Survival Math: Notes on an All-American Family could be compared to a jazz rift—language and narrative seeking to break its physical boundaries. There is a search for the “unexpected” or, the unknown. Survival Math, is of course, the social residue of societal interaction and the exploration of the self. Through Jackson’s alternative structuring of memoir, what is created is a representative language and a “living human experience” that is conscious, representing the past, present and future. With that said, let’s jump right in the conversation.
Randall Horton: First of all, I want to thank you for
writing Survival Math: Notes and an
All-American Family. I find the title very interesting from the mathematics
one has master to survive the game of hustling to the probability of avoiding
or entering a jail cell. Before we go in-depth with some aspects of the book,
can you please talk a bit on how you determined the book’s title?
Mitchell Jackson: The book was going to be titled “Head Down, Palm Up” at first, which is the title of one of the essays. I was considering making that essay book length. But then I had a meeting with my agent and her boss suggested I re-title the collection Survival Math, which was also an essay in the manuscript. That really shifted my perspective. I started to look at all that I had written through the lens of survival, imagining what else I needed to engage in a deeper exploration of how we persist against oppression. Not too long after that I developed the idea for the survivor files. I knew that if I talked about survival, it needed to be much bigger than my personal story. The subtitle Notes on an All-American Family came when the manuscript was in a much later stage. I wanted to emphasize the all-American because American black folks are consistently having their Americanness questioned or else assaulted and done so in ways both explicit and tacit. Calling us the all-American family is a direct challenge to the violence of stripping us of what we deserve. Not only are we American, we might be most American. Run tell that.
RH: Very true on all fronts and good to know. One of the things I most appreciate about Survival Math is the structure, the organization of narratives, the blending of the historical, the journalistic eye and not to mention the survivor files that assist in anchoring the book, which we will come to later. With that said, I have always insisted that although memoir incorporates memory, the effectiveness of retelling those memories hinges on how well the author is able to bring the periphery forward to interact with the active narrative. I was hoping you could speak on how you decided on the structure of the book? What was most important in this regard.
MJ: Early on my editor and I had a meeting where we talked about structure. She started asking questions about it. I think at that point I wasn’t settled on the number of essays I would write. Because of that, it was hard to figure out how I would group them. Sometime during that meeting, it occurred to me that I could arrange the essays around answering some of those key questions. Around that same time, I decided to end on a letter to my daughter. But also, at the time, the first essay was not epistolary. I later I decided to write a letter to the first black man (on record) to step foot in Oregon. I realized that I was writing letters to my past and future and that seemed like a fitting way to begin and end. I love endings that are recursive to the opening. The last thing I did was decide to add the centos (poems) from the American documents. Since I still wanted to frame each section with a question, I made those questions a titular line in the poems. What was most important was having a title that got at the heart of the overall project, but then also figuring out where the pieces would go. A couple of the essays are much longer than the others, so I put them in a section alone, meaning there are only two of them whereas there are three essays in the other sections. I did that to not only allow myself a prologue and epilogue but also because I thought it was the way to make the reading experience more consistent.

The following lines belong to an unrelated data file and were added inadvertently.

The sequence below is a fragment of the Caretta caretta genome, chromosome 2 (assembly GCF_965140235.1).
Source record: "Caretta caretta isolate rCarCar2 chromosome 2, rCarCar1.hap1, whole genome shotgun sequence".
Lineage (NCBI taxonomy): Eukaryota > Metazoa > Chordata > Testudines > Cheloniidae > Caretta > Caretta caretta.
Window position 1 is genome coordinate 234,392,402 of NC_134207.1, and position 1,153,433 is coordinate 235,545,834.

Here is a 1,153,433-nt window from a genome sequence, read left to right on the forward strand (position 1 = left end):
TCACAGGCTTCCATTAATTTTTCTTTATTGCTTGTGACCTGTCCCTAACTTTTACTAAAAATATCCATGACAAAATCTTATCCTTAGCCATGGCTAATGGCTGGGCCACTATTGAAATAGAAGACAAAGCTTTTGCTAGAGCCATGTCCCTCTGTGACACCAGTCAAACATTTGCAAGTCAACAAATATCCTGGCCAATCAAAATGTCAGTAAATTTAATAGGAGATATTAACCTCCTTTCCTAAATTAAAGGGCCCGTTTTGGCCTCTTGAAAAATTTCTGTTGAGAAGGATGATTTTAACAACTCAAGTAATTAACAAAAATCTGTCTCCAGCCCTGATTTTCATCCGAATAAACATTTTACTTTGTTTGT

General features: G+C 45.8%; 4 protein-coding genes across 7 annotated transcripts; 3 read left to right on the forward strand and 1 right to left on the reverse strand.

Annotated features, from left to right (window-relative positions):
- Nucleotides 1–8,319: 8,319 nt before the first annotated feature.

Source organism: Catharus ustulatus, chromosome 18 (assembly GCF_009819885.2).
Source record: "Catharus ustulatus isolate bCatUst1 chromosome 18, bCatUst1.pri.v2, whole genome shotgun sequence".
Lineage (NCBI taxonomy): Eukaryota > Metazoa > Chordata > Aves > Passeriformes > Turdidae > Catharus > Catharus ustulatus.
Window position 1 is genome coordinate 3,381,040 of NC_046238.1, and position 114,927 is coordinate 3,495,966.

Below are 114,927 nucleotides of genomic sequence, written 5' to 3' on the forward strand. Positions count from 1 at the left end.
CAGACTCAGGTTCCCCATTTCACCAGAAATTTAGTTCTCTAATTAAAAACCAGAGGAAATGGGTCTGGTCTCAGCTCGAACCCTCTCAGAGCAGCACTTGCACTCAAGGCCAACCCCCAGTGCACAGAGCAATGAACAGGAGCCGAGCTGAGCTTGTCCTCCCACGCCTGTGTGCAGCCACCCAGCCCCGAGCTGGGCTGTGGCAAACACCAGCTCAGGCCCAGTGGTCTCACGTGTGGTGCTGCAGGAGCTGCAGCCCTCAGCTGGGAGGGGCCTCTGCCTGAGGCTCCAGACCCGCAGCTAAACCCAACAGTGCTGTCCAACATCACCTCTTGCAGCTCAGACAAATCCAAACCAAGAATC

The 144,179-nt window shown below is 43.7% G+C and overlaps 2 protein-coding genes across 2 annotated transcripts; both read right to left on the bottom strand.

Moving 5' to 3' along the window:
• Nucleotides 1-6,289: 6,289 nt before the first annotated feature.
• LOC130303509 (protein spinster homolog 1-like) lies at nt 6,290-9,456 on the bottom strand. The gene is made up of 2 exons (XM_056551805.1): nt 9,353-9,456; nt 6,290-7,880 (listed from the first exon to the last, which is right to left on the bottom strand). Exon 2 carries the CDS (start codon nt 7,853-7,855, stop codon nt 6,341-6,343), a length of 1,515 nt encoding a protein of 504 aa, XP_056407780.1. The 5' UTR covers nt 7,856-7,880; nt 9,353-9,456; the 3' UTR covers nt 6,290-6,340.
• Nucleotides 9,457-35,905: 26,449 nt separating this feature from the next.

RH: Here is something I want to bring your attention to. In many ways, the older men you reference in Survival Math are closer to my age. I grew up with the same ideological principles these men adopted and passed on. I really admire the way you address your flaws and shortcomings in “The Scale,” something that brought me closer to the work, mainly because in the writing of my own memoir, this was something I needed to address. How difficult was it to write about your flaws in terms of relationships with women? Ultimately, what message did you want to establish with the reader?
MJ: That essay “The Scale” was the most difficult thing I wrote. It took the longest time to revise. Years ago, I read an essay in Esquire titled “Why I Cheat” written by an anonymous man. I was impressed by the candor in it. But I was also critical that he had chosen not to identify himself. Still, I knew that I held ideologies similar to his. I challenged myself to investigate that thinking, and decided that if I was going to do it, I had to identify myself. One of the shortcomings of that Esquire essay was that the author didn’t try to contextualize his ethics. Because I had tried to historicize all the other subjects I was writing about in what became the book, I knew I would have to do the same for the womanizing I was critiquing in “The Scale.” I wanted to see if I could find the roots of the thinking. The more I researched, the more I determined that the emotional abuses that men over history had dealt, that I had dealt in my own romantic relationships, were a kind of criminal behavior. Not in the state statute crime sort of way, but in a way that was a knowing violation of the human contract. That lead me to structuring the essay as a criminal profile. “Victimology” is one of the standard sections of a criminal profile. That’s a complete profile of the victim: who they were, what happened during the crime, and so on. While I was writing about the woman I had victimized, I realized that I was privileging my assessments in a way that was unfair. Then it dawned on me, this after many revisions, that I needed to invite them to speak. So, I did. A few of them declined, but I was thankful that a few said yes. To be all the way real, I worried about that essay. There is no way to come out clean at the end of it. But also, I knew that I wasn’t alone and that subjecting myself to serious interrogation could prove useful to someone else who, for whatever reason, couldn’t or wouldn’t do the same.